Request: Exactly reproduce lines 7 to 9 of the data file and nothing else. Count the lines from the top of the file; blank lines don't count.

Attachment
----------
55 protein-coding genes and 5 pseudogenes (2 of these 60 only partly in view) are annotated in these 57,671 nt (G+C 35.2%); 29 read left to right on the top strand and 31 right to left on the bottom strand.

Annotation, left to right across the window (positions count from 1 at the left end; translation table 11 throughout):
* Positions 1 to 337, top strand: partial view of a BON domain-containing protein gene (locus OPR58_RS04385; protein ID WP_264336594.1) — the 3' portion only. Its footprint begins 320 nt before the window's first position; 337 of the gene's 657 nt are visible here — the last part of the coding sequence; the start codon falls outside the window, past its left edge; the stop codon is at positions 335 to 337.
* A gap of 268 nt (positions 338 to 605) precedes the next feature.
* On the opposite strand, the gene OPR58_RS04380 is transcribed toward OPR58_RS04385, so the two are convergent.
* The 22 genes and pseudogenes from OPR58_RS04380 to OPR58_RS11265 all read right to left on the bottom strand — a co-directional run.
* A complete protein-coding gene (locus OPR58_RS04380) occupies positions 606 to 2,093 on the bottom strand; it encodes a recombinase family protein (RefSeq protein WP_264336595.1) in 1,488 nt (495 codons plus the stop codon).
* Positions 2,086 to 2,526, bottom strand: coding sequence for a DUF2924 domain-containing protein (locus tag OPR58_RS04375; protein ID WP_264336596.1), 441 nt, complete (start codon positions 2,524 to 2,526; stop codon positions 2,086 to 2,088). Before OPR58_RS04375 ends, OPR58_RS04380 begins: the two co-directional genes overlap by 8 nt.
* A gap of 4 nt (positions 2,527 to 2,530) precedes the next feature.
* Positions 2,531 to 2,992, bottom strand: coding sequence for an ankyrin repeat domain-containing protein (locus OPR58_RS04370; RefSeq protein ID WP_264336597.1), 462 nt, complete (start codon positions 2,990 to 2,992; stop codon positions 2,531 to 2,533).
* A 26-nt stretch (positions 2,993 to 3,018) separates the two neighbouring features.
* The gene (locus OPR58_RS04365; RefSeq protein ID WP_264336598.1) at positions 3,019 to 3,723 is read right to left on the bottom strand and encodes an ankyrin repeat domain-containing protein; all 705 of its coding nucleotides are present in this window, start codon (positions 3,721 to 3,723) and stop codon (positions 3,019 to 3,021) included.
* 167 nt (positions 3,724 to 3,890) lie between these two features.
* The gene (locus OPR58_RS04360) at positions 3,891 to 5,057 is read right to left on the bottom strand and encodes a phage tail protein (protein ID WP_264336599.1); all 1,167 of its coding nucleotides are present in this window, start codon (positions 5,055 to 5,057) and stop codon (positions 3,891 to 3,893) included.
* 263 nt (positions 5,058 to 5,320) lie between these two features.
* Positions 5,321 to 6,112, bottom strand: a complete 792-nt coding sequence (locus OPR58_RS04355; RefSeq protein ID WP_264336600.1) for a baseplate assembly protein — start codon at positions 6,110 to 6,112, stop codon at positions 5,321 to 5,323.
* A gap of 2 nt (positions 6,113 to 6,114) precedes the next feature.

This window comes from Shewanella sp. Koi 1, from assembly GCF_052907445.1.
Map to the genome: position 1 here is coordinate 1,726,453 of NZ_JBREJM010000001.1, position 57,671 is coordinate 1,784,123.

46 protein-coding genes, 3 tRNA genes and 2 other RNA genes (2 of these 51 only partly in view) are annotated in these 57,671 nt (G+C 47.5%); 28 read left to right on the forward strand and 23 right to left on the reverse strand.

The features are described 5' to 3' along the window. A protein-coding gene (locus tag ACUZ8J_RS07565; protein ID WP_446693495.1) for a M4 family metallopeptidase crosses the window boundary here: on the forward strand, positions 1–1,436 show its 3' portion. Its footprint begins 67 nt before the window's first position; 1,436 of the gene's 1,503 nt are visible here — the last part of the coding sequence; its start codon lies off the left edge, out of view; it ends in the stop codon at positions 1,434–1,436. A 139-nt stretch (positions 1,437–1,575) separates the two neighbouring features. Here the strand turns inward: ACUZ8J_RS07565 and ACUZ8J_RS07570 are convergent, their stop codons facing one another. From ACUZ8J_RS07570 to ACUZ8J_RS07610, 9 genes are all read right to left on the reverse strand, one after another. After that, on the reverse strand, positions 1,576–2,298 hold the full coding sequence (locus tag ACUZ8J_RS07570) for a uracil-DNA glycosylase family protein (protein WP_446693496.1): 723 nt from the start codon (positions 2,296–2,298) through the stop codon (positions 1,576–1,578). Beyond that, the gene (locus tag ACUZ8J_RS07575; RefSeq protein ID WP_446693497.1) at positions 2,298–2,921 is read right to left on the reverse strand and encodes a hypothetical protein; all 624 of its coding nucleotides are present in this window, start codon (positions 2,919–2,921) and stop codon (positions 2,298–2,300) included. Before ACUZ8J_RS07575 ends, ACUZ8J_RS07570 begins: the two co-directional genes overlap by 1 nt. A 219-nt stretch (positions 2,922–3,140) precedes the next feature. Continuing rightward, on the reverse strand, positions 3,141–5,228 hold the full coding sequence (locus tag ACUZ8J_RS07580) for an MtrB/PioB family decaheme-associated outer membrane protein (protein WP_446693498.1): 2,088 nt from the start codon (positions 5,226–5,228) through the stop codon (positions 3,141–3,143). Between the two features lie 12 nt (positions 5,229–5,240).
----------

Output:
* A complete protein-coding gene (locus OPR58_RS04380) occupies positions 606 to 2,093 on the bottom strand; it encodes a recombinase family protein (RefSeq protein WP_264336595.1) in 1,488 nt (495 codons plus the stop codon).
* Positions 2,086 to 2,526, bottom strand: coding sequence for a DUF2924 domain-containing protein (locus tag OPR58_RS04375; protein ID WP_264336596.1), 441 nt, complete (start codon positions 2,524 to 2,526; stop codon positions 2,086 to 2,088). Before OPR58_RS04375 ends, OPR58_RS04380 begins: the two co-directional genes overlap by 8 nt.
* A gap of 4 nt (positions 2,527 to 2,530) precedes the next feature.